In this case, too, trying to figure out what it is happening people make use of the classification systems they have acquired during their socialization as individuals and collectivities. Among them the ethnicized/racialized and the gendered classifications are prominent. The dichotomy between “Europeans” and “Romanians”, “westerners” and “easterners”, “Romanians” and “Roma”, or between “Italian woman” and “Roma man”, as any cultural distinction is produced through everyday social relations, but also in the context of particular political and economic interests. This distinction has well-defined social functions that point beyond the organization of the interpersonal relations on which it is used in a direct way and which it tends to interpret here and now. Because it is a distinction that superficially generalizes personal traits and actions attributing them a presumably universal or group-like character. Traits are not only allocated to groups, but the latter are automatically compared and organized in hierarchies (on different value scales ranging from ‘good’ to ‘bad’, from ‘civilized’ to ‘primitive’ and so on). As a result, certain groups are collectively excluded from the pool of “acceptable” or “normal” people, or even from “humans”. From the perspective of those who have the power to control classifications, but also for those who do not have means for self-representation, the stake of these symbolic games is to establish who is the winner and looser in this messy business and implicitly who deserves access to resources, rights or even life.
In a society that favors the individuals and collectivities belonging to ones own ethnic group and in which people try to explain differences and inequalities resorting to biology, we can expect that in critical situations ethnocracy and racism are going to become more visible and to manifest very intensively. In such cases they will mark social relations as racial by placing all the individuals assumed to belong to a certain category into one (inferior or superior) “race”. Moreover, they will initiate reactions against the “inferior races” (solutions similar to that of Hitler’s, Mussolini’s, or of Antonescu’s) borrowed from a past that suddenly becomes relevant for the present. In addition, racism and ethnocracy racialize traits, activities, phenomena and social problems, consequently anyone who or anything that is seen as inferior, unacceptable, not wanted or outsider, becomes “gipsy” or “gipsy-like”.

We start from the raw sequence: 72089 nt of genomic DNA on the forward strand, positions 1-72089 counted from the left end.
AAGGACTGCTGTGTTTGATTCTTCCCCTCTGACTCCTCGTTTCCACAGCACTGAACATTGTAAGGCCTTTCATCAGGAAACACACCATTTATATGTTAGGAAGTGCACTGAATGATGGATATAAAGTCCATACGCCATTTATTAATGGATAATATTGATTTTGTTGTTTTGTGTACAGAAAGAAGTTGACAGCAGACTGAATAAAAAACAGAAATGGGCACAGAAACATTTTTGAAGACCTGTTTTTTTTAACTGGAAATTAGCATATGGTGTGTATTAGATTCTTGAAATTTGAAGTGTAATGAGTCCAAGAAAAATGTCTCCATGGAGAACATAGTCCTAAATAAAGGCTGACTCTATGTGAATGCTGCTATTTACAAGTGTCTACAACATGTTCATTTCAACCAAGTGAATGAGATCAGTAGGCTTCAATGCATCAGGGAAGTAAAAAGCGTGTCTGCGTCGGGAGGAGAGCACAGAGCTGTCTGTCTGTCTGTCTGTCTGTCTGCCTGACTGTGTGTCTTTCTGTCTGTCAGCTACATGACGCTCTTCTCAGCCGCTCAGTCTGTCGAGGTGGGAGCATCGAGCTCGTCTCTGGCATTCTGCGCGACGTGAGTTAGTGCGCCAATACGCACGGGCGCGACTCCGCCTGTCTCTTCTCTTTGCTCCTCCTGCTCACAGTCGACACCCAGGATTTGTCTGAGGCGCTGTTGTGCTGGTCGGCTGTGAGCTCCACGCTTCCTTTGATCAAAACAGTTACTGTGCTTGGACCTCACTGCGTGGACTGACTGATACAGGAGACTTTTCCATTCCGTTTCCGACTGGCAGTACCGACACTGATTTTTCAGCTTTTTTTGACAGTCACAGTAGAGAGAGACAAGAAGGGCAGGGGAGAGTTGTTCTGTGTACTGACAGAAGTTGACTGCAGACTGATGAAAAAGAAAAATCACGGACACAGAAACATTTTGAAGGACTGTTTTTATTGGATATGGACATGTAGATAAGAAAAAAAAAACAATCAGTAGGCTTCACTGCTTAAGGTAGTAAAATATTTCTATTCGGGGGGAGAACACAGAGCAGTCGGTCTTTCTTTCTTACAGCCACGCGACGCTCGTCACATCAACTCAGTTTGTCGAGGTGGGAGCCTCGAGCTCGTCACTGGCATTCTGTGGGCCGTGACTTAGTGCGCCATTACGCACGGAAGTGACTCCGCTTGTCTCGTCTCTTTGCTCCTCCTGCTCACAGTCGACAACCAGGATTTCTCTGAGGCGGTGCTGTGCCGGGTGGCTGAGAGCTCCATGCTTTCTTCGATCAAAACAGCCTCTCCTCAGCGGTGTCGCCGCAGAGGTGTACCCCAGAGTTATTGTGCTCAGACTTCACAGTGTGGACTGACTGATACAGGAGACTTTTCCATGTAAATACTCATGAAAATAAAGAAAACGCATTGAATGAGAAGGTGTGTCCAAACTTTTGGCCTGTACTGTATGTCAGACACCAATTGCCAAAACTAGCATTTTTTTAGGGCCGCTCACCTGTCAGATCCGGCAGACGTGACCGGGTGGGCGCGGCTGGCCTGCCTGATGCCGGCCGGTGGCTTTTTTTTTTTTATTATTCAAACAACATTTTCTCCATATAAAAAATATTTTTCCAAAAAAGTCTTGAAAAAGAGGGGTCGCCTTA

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Call for Ideas: Students Conference in European Feminist and Gender Studies

Call for Ideas : Students Conference in European Feminist and Gender Studies; Utrecht, the 3rd June 2009

WeAVE (a Network for European gender studies students, postgraduate students, PhDs, post-doc researchers, junior teachers or anyone else interested in this field of study) is planning to organise a one day Student Conference, the 3 rd June 2009, in the frame of the 7th European Feminist Research Conference “Gendered Cultures at the Crossroads of Imagination, Knowledge and Politics” organised by the Thematic Network for European Women’s Studies, ATHENA3, the 4-7 June 2009 in Utrecht (the Netherlands).

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Call – LOVA International Conference: Ethnographies of Gender and Globalization

International Conference
3 – 4 July 2008, Amsterdam

Ethnographies of Gender and Globalization

Call for panels and papers

Globalization is the result of the rapid exchange of ideas, peoples, goods, capital, information and technologies, and the general compression of distances and time. Globalization processes have a large impact on people’s everyday lives. Even in the most remote parts of the world, people and locations are being connected to each other. This interconnectedness can be seen as the core feature of globalization. In turn, people respond to new challenges and opportunities offered by globalization. Their daily actions produce, transform and determine the specific directions that globalization processes may take.

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GEXcel Conference of Workshops – Örebro University 22-25 May 2008

Supported by a grant from the Swedish Research Council Centre, Örebro University and Linköpings University launched a project to establish a European Center of Gender Excellence based in Sweden– Gendering Excellence (GEXcel): Towards a European Centre of Excellence in Transnational and Transdisciplinary Studies of Changing Gender Relations, Intersectionalities and Embodiment . In 2007-08, the theme of research sponsored by GEXcel has been “Gender, Sexuality, and Global Change,” directed by Anna G. Jónasdóttir, Professor of Gender Studies at Örebro University. (For a full description of the theme, go to

We invite applications for this conference of workshops from junior and senior scholars whose research directly addresses one of the following three sub-themes: 1) Sexuality, Love and Social Theory; 2) Power and Politics: A Feminist View; and 3) Common and Conflicted: Rethinking Interest, Solidarity, and Action.

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women and tech stuff

because unfortunately the tech-related discussions planned for ladyfest were all cancelled in one way or another, i’m listing here the materials i’d prepared for some of it, in case someone finds them useful as resources: